The 2019 NDWP introduces certain updates regarding force structure that are worth highlighting. The PLA has apparently succeeded in overcoming considerable bureaucratic impediments to adjust its force structure—away from the prior dominance of the Army to expand the Navy and Rocket Force—while increasing investments in “new types of combat forces.” This adjustment and rebalancing of China’s armed forces has shifted resources to new priorities: there is a new focus on special operations, “all-dimensional offense and defense,” amphibious operations, far seas protection and “strategic projection,” with the objective to “make the force composition complete, combined, multi-functional and flexible.”

As a significant innovation in force structure, the PLA Strategic Support Force (PLASSF) is a unique outcome of the reforms. The PLASSF has consolidated capabilities for space, cyber, and electronic warfare, contributing to Chinese capabilities to “fight and win wars in the information age.” At the same time, its supporting function is officially described as including battlefield environmental protection, information and communication assurance, and information security protection, as well as new technology testing. The PLASSF is called upon to “accelerate the integrated development of new-type combat forces,” which may allude to recognition of potential synergies in capabilities across these domains. In a notable indicator of progress, the PLASSF is “actively integrated into the joint operations system, and solidly carrying out new-type domains confrontation drills and emergency response training.” For instance, the PLASSF has engaged in exercises in which it acted as a “blue force” through engaging in electronic countermeasures.

China Brief.” data-reactid=”46″>This article appeared originally at The Jamestown Foundation’s China Brief.

https://ndupress.ndu.edu/Publications/Books/Chairman-Xi-Remakes-the-PLA/.” data-reactid=”49″>[1] See this volume that provides significant assessments of major elements of the reforms: Phillip Saunders et al. (ed.), Chairman Xi Remakes the PLA: Assessing Chinese Military Reforms(National Defense University Press, 2019). https://ndupress.ndu.edu/Publications/Books/Chairman-Xi-Remakes-the-PLA/.

https://www.defense.gov/Portals/1/Documents/pubs/2018-National-Defense-Strategy-Summary.pdf” data-reactid=”52″>[4] Department of Defense, “Summary of the National Defense Strategy of the United States of America: Sharpening the American Military’s Competitive Advantage,” https://www.defense.gov/Portals/1/Documents/pubs/2018-National-Defense-Strategy-Summary.pdf

https://s3.amazonaws.com/files.cnas.org/documents/June-7-Hearing_Panel-1…” data-reactid=”54″>[6] For more context on the Chinese military’s approach to intelligentization, see: Elsa B. Kania, “Chinese Military Innovation in Artificial Intelligence,” Testimony  to U.S.-China Economic and Security  June 7, 2019, https://s3.amazonaws.com/files.cnas.org/documents/June-7-Hearing_Panel-1…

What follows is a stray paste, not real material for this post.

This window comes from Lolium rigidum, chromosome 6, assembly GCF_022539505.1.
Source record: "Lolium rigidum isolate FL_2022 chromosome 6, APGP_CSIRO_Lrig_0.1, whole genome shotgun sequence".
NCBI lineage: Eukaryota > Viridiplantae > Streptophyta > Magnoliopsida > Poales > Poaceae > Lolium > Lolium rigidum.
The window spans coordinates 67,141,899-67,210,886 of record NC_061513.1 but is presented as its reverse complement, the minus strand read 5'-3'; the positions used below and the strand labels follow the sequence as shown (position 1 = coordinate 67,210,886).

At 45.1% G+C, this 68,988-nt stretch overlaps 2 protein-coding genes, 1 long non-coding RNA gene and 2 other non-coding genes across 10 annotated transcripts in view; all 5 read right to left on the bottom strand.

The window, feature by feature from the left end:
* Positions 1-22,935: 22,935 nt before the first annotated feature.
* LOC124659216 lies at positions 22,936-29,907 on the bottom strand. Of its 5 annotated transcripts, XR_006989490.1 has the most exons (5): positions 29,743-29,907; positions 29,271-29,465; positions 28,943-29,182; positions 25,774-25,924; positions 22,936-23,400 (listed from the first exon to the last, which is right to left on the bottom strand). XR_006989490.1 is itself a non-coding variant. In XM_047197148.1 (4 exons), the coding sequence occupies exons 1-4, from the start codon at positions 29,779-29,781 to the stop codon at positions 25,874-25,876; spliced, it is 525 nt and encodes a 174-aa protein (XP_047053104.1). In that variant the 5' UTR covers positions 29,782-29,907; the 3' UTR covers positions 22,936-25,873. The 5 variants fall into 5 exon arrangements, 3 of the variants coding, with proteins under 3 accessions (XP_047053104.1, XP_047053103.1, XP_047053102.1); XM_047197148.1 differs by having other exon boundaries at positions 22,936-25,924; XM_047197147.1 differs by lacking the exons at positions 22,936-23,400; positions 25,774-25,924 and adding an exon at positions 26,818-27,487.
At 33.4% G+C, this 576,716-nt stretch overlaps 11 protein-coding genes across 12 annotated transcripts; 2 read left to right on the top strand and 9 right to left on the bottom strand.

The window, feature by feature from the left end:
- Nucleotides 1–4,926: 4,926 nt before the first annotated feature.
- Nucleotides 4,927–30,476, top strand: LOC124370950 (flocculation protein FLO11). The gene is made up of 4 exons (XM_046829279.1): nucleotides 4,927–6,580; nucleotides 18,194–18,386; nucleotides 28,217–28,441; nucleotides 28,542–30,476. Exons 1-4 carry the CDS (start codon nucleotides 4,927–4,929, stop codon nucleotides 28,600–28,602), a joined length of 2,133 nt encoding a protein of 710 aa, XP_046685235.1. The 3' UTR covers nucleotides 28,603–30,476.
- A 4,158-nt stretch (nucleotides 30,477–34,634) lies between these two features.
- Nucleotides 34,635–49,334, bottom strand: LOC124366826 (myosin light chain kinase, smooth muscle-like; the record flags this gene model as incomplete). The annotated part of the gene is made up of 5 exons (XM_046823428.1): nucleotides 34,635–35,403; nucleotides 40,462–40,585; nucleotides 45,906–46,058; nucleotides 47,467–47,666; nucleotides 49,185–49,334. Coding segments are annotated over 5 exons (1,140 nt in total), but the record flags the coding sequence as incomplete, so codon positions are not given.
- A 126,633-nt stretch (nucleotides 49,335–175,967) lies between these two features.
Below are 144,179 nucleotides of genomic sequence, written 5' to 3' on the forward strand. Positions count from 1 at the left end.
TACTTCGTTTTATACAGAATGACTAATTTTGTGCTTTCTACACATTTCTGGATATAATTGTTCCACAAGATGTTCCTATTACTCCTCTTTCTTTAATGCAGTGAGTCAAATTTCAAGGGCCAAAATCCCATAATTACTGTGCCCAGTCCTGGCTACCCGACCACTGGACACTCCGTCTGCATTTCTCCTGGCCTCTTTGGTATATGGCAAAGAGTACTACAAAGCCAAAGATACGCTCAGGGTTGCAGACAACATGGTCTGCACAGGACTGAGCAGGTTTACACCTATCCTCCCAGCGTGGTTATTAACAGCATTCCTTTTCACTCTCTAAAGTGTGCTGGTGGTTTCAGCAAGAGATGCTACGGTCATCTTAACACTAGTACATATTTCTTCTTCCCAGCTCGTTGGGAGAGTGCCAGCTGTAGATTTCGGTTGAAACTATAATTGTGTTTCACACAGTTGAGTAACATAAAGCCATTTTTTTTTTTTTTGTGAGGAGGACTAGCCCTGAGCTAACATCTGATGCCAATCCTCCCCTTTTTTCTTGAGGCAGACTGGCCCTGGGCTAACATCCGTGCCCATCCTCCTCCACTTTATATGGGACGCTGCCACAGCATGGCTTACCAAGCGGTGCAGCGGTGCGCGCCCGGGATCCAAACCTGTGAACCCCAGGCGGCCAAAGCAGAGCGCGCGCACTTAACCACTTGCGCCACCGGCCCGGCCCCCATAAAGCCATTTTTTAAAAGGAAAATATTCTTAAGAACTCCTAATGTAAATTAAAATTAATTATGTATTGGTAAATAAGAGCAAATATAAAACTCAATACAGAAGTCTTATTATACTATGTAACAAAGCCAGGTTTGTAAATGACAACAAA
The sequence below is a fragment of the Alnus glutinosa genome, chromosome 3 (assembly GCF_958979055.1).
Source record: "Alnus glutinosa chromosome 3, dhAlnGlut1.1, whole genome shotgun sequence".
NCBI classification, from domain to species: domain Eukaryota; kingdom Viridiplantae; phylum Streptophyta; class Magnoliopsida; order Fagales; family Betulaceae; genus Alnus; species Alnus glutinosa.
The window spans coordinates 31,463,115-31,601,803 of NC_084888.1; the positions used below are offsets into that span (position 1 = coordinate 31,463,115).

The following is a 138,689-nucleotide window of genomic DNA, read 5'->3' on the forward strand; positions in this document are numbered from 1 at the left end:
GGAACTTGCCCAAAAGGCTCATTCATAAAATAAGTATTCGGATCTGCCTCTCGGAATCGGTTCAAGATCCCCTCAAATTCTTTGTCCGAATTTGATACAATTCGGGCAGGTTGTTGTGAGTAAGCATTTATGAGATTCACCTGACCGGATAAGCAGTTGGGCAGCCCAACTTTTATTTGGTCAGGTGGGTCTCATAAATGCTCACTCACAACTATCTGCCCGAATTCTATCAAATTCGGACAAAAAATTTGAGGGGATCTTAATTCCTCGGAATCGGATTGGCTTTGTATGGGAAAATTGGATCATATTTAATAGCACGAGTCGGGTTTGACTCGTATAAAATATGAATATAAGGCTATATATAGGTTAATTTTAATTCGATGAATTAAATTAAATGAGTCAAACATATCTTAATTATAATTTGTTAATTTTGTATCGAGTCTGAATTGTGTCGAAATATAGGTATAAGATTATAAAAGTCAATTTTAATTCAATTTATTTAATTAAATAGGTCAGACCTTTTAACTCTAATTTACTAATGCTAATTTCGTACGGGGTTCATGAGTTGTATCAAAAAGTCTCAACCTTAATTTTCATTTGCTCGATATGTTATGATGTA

https://www.inspire2serve.gov/_api/files/200.” data-reactid=”55″>[7] For a more detailed assessment of China’s approach to national defense mobilization, see: Elsa B. Kania, “Testimony before the National Commission on Service’s Hearing on “Future Mobilization Needs of the Nation,”” April 24, 2019, https://www.inspire2serve.gov/_api/files/200.

http://news.dwnews.com/china/news/2019-05-15/60133898.html. For the original video of footage from the May 2019 conference, see: “Xi Jinping at the All-Nation Public Security Work Conference Emphasized” [习近平在全国公安工作会议上强调], CCTV, May 8, 2019, https://www.youtube.com/watch?v=yQ7ytxpinT4&feature=youtu.be&t=507.” data-reactid=”57″>[9] As a potential indicator of inter-service rivalry or dynamics, it may be notable that the PLASSF’s new commander, Lt. Gen. Li Fengbiao (李凤彪) is a career PLAAF officer who formerly commanded the PLAAF Airborne Corps. Potentially, his selection is an indication that the PLASSF is becoming more joint as an organization. For context and confirmation of this change, see: “CCTV screen leakage of personnel adjustment” [央视画面泄密人事调整], Duowei, May 15, 2019, http://news.dwnews.com/china/news/2019-05-15/60133898.html. For the original video of footage from the May 2019 conference, see: “Xi Jinping at the All-Nation Public Security Work Conference Emphasized” [习近平在全国公安工作会议上强调], CCTV, May 8, 2019, https://www.youtube.com/watch?v=yQ7ytxpinT4&feature=youtu.be&t=507.

Read the original article. ” data-reactid=”60″>Read the original article.